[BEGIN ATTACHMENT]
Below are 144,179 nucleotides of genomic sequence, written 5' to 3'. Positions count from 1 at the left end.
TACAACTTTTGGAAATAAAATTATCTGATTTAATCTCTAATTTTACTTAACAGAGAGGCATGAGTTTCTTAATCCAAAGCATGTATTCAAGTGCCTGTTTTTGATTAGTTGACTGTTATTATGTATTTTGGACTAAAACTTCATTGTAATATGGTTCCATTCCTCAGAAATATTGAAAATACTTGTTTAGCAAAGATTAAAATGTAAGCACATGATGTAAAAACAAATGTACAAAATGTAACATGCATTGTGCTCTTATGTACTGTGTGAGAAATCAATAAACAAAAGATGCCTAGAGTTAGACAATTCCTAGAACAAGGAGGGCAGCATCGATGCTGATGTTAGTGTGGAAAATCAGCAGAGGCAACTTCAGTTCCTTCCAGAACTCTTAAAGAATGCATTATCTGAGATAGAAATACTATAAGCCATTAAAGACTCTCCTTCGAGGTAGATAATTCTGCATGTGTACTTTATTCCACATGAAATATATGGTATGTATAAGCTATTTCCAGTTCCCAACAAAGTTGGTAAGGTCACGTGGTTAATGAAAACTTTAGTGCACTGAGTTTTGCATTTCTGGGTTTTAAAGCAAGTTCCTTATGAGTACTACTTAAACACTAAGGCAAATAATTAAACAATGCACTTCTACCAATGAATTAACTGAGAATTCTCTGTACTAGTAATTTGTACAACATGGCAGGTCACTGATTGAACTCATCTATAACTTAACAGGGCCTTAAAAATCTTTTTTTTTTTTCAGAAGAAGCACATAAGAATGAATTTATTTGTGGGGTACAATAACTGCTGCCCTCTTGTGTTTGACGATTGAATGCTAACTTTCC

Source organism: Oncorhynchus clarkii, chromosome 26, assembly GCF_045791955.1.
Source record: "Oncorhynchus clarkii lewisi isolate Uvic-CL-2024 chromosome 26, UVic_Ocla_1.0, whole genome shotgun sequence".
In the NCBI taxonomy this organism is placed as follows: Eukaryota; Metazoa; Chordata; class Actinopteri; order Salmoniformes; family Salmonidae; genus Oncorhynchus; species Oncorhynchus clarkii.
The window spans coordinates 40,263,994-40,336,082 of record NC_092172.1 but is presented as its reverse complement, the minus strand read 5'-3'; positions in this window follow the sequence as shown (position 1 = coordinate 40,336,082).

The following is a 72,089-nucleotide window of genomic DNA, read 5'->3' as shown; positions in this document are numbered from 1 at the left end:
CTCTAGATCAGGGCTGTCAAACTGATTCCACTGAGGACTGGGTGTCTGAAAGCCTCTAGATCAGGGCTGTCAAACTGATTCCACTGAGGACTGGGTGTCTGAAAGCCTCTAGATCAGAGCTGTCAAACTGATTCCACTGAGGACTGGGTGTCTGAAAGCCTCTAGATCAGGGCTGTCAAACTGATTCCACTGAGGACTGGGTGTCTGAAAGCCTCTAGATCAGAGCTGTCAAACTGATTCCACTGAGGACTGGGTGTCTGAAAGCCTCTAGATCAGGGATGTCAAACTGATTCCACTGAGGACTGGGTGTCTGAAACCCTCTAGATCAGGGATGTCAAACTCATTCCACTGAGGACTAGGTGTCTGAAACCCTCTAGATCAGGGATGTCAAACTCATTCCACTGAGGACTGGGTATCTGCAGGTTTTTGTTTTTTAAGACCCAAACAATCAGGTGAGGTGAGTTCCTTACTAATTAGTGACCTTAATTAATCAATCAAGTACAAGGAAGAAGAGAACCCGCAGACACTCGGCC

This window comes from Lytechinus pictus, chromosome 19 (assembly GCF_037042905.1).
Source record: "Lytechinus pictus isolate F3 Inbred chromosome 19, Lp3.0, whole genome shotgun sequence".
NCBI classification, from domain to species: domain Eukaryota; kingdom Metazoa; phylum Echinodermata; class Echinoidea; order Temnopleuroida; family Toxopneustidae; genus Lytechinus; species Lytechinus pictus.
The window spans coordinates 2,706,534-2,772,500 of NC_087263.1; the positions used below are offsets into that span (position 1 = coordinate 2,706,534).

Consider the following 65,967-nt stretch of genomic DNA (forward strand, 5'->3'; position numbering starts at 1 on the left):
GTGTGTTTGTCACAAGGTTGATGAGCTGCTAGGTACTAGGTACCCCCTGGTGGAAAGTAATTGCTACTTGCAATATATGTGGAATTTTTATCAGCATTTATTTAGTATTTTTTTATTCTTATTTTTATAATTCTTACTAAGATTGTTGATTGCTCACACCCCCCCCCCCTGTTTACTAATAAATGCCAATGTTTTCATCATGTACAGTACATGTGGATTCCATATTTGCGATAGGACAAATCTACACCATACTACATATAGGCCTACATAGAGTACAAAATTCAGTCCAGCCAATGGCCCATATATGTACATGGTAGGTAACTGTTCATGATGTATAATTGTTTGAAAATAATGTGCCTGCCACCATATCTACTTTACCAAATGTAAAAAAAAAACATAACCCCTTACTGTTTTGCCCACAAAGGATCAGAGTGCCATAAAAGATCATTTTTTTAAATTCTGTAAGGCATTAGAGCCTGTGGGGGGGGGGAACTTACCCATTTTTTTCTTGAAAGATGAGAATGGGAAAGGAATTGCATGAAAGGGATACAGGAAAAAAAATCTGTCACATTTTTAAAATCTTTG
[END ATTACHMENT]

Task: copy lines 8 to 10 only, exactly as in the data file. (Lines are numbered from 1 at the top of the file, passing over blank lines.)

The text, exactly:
CTCTAGATCAGGGCTGTCAAACTGATTCCACTGAGGACTGGGTGTCTGAAAGCCTCTAGATCAGGGCTGTCAAACTGATTCCACTGAGGACTGGGTGTCTGAAAGCCTCTAGATCAGAGCTGTCAAACTGATTCCACTGAGGACTGGGTGTCTGAAAGCCTCTAGATCAGGGCTGTCAAACTGATTCCACTGAGGACTGGGTGTCTGAAAGCCTCTAGATCAGAGCTGTCAAACTGATTCCACTGAGGACTGGGTGTCTGAAAGCCTCTAGATCAGGGATGTCAAACTGATTCCACTGAGGACTGGGTGTCTGAAACCCTCTAGATCAGGGATGTCAAACTCATTCCACTGAGGACTAGGTGTCTGAAACCCTCTAGATCAGGGATGTCAAACTCATTCCACTGAGGACTGGGTATCTGCAGGTTTTTGTTTTTTAAGACCCAAACAATCAGGTGAGGTGAGTTCCTTACTAATTAGTGACCTTAATTAATCAATCAAGTACAAGGAAGAAGAGAACCCGCAGACACTCGGCC

This window comes from Lytechinus pictus, chromosome 19 (assembly GCF_037042905.1).
Source record: "Lytechinus pictus isolate F3 Inbred chromosome 19, Lp3.0, whole genome shotgun sequence".